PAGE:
Paul and Slavery
In just a few minutes I’m going to be preaching from the New Testament book of Philemon, and for today’s exhortation I want to take a little time to address a complicated topic behind this book. I’ll say more about this in the sermon, but the Book of Philemon is a letter that the apostle Paul wrote to a guy named Philemon about another guy named Onesimus — and Onesimus was a slave who worked for Philemon until he ran away.
So we need to address this topic of slavery. And there are all kinds of things to say, but let me just say a few things now, and then close with an exhortation connected to it.
Slavery of any kind is a flawed institution that is ultimately at odds with human dignity. Slavery is not a Christian idea and historically it’s actually been Christian truth that has led to the end of slavery in the Western world, both in Great Britain and eventually in America. But in the ancient world, slavery was as common as the shoes we have on our feet, and there was a wide spectrum as to how slavery may have looked in different settings. But for us, the image we have of slavery is the kind of slavery that was experienced in early America, and by and large, that kind of slavery was one of the worst manifestations of slavery in world history.
And that’s because slavery in America was an ethnic-based, chattel slavery — which means that white people with guns went to Africa and kidnapped black people from their homes, sent them across the Atlantic Ocean like merchandise, and then sold them here to get rich. There are other gruesome forms of slavery in history, but it doesn’t get worst than this.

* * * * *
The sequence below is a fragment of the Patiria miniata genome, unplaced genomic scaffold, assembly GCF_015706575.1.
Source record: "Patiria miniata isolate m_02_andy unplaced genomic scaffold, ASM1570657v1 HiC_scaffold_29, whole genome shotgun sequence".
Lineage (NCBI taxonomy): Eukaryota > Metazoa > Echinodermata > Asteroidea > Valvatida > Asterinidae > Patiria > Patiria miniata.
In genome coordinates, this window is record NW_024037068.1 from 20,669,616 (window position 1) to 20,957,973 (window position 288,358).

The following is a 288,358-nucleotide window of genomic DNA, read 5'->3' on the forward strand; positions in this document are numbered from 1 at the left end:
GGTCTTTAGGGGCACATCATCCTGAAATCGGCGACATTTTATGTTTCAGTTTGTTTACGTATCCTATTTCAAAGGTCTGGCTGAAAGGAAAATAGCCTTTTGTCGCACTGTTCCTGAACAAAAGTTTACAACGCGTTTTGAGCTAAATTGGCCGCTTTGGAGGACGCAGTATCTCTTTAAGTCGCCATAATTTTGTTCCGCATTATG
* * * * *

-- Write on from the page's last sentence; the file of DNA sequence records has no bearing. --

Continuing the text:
Our country’s experience with slavery is deplorable — and it’s not the same thing as the situation with Philemon and Onesimus. The first thought about slavery in the ancient mind was not “depraved, human injustice” (and we know this, for one, because one of the metaphors the Bible uses for being a Christian is that we are slaves of Jesus, which is a good thing).
Now again, ultimately, I think human slavery of any kind — the enslavement of one human by another — ultimately that is at odds with human dignity — but the kind of slavery Paul is speaking into here, economically, is more like an employer-employee relationship. And Paul actually says that because Philemon and Onesimus are both Christians, they now have a brother-to-brother relationship.
So know that the apostle is not complicit with evil. He’s not giving any kind of pass to the ethnic-based, chattel slavery that we have in our minds, that was experienced in our country.
That’s not the kind of slavery here, and thank God, that kind of slavery is illegal and doesn’t exist in our society. But, the racism and oppression in our society that made that kind of slavery possible 150 years ago, that does still exist. Because that’s a sin problem, and it always starts subtle. The racism and oppression that leads to ethnic-based chattel slavery starts as subtle as thinking that the differences of someone make them inferior. It happens when someone looks at someone else and thinks that that’s person’s differences make them less valuable. And people do that. We all do that. And there’s no law on this planet that can fix that brokenness. Only the gospel of Jesus can — which reminds us of our need to confess our sins.
Prayer of Confession
Father, we hate sin. By your grace, we hate the evil so deeply entrenched in our hearts, and we want it gone so badly, and we confess that too often it’s still there. In ways we don’t realize, and in ways we don’t want to admit, we sometimes think other people are less valuable because they’re different. Because people are not like us, we can look at them with contempt. And for that we repent. Forgive us, Father, for seeing the world on its own terms, and not in the light of your reality. We confess that we have sinned against you in thought, word, and deed, by what we have done, and by what we have left undone. And we know that if we guard iniquity in our hearts, our prayers will be ineffectual, and so we confess our individual sins to you now in silence.